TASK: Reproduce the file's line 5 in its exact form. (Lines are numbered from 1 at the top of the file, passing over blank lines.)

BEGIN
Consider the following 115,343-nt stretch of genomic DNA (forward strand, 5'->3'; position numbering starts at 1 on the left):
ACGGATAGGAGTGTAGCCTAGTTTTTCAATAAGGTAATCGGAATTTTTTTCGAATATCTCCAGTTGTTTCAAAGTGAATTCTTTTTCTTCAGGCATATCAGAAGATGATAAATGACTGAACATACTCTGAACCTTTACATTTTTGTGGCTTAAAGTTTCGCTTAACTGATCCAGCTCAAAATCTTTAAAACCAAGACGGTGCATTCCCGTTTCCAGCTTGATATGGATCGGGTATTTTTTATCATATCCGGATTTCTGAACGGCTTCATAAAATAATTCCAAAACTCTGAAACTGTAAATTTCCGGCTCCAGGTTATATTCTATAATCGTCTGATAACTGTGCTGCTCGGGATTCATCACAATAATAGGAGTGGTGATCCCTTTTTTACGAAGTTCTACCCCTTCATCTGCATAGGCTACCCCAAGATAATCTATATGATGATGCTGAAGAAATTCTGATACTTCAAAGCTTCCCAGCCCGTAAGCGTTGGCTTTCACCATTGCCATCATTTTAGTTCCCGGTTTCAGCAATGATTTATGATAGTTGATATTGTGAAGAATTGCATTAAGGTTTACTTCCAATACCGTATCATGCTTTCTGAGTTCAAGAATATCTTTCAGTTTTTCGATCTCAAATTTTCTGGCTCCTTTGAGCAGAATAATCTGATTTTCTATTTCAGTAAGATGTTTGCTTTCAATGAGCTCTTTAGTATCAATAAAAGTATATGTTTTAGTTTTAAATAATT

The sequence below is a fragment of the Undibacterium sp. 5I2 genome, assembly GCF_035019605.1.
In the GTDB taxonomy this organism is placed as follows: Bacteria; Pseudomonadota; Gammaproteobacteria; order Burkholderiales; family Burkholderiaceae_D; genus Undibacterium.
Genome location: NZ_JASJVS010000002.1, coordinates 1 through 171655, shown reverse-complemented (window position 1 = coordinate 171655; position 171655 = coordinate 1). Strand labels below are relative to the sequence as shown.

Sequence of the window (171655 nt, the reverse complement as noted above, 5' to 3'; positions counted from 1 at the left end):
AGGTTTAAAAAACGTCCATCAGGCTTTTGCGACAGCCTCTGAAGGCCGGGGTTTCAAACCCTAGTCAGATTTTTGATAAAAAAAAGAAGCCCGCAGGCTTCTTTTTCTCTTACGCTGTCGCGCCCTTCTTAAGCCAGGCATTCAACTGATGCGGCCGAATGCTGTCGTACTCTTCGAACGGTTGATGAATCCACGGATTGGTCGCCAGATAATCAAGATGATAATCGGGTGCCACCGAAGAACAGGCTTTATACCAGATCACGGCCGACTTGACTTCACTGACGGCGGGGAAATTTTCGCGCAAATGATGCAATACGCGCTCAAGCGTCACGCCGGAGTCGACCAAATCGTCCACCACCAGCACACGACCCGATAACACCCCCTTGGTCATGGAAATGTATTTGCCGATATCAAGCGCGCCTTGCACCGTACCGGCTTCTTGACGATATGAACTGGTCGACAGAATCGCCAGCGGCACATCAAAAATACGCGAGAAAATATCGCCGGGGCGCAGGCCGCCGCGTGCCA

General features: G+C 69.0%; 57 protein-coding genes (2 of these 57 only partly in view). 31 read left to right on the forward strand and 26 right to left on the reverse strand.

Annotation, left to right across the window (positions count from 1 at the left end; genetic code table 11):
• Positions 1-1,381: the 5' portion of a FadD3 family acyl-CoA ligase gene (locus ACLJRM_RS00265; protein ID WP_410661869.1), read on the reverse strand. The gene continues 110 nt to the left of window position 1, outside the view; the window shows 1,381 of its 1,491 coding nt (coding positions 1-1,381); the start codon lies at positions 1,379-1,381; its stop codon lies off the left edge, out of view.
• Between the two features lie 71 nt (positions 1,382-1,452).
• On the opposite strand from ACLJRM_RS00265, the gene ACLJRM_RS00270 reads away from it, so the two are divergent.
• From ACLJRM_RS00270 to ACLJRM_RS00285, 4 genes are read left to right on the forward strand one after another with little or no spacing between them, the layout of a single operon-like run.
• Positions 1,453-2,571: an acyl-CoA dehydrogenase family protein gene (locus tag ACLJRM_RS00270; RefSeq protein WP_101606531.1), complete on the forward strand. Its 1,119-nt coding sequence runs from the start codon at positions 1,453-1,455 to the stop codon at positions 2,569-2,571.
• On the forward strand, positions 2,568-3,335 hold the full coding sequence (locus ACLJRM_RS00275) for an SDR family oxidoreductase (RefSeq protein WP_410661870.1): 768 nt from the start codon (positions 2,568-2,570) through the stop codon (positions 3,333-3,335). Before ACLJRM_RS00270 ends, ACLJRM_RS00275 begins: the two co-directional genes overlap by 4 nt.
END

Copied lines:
Genome location: NZ_JASJVS010000002.1, coordinates 1 through 171655, shown reverse-complemented (window position 1 = coordinate 171655; position 171655 = coordinate 1). Strand labels below are relative to the sequence as shown.